Financially Independent, Retired Early (FIRE) is all the rage these days. There are articles, blogs, and podcasts galore that talk about it. Hey, this one too! The Internet has enabled so many new ways to generate additional income through side hustles. In addition, it is easier than ever to invest your surplus income, and have it work for you. The concept of compound interest is critical to helping you achieve these goals.
A common question is “How much money do I need saved to retire?”. This is the wrong question. Being financially independent is not a question of net worth. It is fundamentally a question of cash flow. Financial independence can be boiled down to having enough passive income every month to pay all of your expenses. I say “passive income” because the idea is that you want to be free from depending on traditional employment to pay your bills, hence the independent part.
The more passive income that you can generate, the more lavish a lifestyle you can afford. Alternatively, the more frugally you live, the less you need coming in to be independent. Everyone has a different point because we all have different needs and wants.
There are two primary ways to achieve financial independence:
Create business ventures that deliver passive income
This may be a particular side hustle, such as a blog or rental properties. Essentially, it is something other than a 9-5 corporate job that you depend on for income. It doesn’t mean there is no work involved, so it may not be entirely passive. Hopefully, if you are going this route, it is something you are excited about and putting in the time working it is enjoyable. It could also be a company that you started and are able to hand off to others to manage for you.
Passive income from investment returns
This is the mechanism that is most commonly referred to by the FIRE bloggers and podcasts. It is based on saving as much as you are able to build up a large investment account and then relying on periodic gains that provide cash flow for expenses. This is the method that benefits from the magic of compound interest.
Often, people will use a combination of these methods. It may be that you create a side hustle and instead of spending that money to live more lavishly now, you invest it. Or, you may spend several years investing to reach financial independence and then use your free time to generate more revenue through a side hustle. It’s really up to you what path works for you and how you want to approach life.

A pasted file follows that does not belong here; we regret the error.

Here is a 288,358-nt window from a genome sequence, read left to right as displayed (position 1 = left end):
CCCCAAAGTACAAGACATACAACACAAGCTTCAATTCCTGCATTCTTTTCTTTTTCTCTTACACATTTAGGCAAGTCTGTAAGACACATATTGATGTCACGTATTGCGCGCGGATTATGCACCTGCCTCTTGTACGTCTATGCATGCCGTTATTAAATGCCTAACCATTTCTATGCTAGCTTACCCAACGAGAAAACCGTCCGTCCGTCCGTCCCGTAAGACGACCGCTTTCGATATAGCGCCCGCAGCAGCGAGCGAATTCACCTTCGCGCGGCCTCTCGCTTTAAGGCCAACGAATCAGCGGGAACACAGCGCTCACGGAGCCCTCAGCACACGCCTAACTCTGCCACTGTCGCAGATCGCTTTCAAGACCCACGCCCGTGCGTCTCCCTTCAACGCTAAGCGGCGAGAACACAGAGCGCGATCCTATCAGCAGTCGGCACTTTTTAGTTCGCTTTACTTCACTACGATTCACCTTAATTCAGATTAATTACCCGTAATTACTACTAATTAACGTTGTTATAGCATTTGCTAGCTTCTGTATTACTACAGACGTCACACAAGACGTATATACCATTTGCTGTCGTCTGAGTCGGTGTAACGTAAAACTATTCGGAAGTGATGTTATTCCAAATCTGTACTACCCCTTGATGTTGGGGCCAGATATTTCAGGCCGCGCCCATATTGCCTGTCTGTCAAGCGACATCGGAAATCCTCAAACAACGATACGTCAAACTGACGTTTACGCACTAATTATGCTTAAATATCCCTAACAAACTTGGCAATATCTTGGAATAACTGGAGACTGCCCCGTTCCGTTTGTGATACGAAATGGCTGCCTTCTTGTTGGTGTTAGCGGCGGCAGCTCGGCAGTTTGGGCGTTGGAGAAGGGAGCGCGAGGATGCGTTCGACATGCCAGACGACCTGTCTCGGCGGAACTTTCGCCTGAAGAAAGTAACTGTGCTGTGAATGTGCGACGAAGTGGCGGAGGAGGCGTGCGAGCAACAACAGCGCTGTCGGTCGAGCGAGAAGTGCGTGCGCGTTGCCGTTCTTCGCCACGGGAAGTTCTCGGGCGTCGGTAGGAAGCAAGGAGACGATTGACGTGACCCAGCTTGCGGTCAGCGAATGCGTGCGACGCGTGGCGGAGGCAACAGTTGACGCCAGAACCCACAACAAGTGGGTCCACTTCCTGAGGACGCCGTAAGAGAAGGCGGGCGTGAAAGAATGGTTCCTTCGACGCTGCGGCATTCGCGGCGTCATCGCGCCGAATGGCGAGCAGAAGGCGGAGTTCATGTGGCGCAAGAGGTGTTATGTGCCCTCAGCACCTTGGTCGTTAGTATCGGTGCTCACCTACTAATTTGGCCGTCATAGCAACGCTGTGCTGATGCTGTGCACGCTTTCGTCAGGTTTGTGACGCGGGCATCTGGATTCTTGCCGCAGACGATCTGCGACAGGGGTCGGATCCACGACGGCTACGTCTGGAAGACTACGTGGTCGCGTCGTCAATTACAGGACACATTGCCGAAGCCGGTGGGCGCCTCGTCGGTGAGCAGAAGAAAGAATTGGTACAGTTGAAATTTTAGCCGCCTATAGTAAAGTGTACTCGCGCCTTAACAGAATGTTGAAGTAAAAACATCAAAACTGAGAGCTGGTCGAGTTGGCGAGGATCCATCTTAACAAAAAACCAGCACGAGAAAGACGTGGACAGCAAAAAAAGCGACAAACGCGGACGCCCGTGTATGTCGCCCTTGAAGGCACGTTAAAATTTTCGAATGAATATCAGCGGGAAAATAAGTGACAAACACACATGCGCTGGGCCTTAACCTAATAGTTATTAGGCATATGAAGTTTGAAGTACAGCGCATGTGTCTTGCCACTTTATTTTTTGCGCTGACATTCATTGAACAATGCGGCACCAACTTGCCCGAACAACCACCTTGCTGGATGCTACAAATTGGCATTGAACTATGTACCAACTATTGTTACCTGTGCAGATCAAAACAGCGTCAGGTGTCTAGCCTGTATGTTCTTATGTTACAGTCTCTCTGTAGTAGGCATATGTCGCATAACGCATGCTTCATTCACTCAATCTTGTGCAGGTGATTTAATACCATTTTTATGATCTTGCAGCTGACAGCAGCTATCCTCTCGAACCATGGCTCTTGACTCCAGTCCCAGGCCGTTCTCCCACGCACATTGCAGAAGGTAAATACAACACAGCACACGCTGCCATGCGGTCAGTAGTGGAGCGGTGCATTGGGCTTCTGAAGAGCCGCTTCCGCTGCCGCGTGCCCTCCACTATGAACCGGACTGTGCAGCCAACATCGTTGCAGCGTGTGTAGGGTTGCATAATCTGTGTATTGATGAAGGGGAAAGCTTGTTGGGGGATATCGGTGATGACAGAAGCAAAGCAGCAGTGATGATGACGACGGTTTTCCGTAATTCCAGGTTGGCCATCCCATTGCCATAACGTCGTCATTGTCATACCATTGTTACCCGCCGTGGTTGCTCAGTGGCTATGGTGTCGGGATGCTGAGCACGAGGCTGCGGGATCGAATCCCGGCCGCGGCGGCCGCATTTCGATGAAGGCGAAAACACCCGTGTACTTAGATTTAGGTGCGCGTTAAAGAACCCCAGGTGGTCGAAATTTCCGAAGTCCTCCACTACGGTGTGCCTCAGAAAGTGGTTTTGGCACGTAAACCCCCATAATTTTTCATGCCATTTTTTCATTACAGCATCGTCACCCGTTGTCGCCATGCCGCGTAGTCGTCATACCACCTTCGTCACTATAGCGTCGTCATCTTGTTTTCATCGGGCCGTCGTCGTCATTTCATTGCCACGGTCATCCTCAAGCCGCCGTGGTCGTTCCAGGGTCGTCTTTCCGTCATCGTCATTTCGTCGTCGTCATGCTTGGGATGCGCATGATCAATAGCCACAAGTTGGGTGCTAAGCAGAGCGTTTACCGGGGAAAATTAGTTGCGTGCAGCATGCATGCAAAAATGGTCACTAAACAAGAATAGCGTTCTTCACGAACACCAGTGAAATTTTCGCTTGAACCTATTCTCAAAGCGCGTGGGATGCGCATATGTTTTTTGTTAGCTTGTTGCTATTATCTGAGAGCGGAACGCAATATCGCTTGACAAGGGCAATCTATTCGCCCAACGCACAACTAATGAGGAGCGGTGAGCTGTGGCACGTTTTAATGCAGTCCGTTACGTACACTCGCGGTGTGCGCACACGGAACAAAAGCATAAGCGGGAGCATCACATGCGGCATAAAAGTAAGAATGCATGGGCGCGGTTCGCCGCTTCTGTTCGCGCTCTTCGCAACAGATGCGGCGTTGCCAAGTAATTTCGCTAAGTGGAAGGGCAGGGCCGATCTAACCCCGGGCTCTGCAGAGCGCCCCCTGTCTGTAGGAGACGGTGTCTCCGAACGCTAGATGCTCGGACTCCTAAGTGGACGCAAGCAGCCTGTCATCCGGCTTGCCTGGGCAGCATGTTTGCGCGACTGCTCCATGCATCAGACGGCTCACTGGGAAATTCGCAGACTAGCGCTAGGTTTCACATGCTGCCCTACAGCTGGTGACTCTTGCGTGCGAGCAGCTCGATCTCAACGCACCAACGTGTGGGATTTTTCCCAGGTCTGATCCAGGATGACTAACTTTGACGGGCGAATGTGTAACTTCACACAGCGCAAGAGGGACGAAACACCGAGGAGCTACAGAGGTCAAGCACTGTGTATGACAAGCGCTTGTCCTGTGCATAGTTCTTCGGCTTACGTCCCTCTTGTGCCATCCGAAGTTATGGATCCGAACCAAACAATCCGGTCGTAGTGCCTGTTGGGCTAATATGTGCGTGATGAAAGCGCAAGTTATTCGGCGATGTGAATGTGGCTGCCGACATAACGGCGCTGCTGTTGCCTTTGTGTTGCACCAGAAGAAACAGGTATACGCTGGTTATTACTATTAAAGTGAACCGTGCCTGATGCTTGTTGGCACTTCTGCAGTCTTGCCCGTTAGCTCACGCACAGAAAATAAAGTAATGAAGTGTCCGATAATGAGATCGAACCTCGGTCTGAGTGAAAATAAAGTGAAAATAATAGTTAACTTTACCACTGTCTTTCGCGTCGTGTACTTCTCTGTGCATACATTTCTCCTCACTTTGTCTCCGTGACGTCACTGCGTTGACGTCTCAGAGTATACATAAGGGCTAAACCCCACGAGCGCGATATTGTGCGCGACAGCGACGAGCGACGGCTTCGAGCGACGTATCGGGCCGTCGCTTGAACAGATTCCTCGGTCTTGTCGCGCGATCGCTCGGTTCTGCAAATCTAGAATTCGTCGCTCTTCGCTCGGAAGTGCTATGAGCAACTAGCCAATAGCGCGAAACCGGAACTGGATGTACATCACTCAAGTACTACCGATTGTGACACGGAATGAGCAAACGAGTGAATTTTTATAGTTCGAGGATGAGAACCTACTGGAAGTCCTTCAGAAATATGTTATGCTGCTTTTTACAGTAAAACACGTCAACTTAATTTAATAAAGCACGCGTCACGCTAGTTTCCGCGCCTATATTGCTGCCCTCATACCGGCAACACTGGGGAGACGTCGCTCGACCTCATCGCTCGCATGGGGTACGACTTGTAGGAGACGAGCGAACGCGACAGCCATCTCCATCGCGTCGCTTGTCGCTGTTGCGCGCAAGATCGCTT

Magic of Compound Interest
What financial blog would be complete without at least one post that breaks down compound interest? It is fundamentally important to understand this. This is the singular most important concept behind achieving wealth. It also gives you a different perspective on how much something costs.
Let’s use a basic example, if I have $1000 and I invest it in an S&P 500 index fund. An S&P 500 index fund is a mutual fund that basically owns some of every stock in the S&P 500 index, therefore it is well diversified. No particular company will be able to wipe out your investment, but it will perform as well or poorly as the market as a whole. On average, the S&P 500 provides a 7% annual return that has been adjusted for inflation. This means that if the S&P 500 goes up 10% and inflation goes up by 3%, you actually have a 7% gain. It is important to mention that this is on average, there are periods that are better or worse than others, including years which can be absolutely devastating. We will get into that deeper in a later post.
Back to our example, after the first year at 7% interest, our $1,000 is now worth $1,070. We earned 7% on our %1,000. In year two, our $1,000 is now worth $1,144.90. We earned $70 in year one on $1,000 and we earned another $74.90 in year 2 on the $1,070. Still does not seem very exciting, but this is why time is a critical part of the equation. Let’s look at that same one-time investment of $1,000 over 10 years.
Now that looks a lot more interesting! In 10 years, that $1,000 has effectively doubled, through no actual effort of your own. It is a set it and forget it way to grow your wealth. If you extend the chart out, it continues to grow faster and faster each year, but I am keeping the timeframe for discussion locked at 10 years.
Are you going to retire rich off a single S&P 500 index fund of $1,000?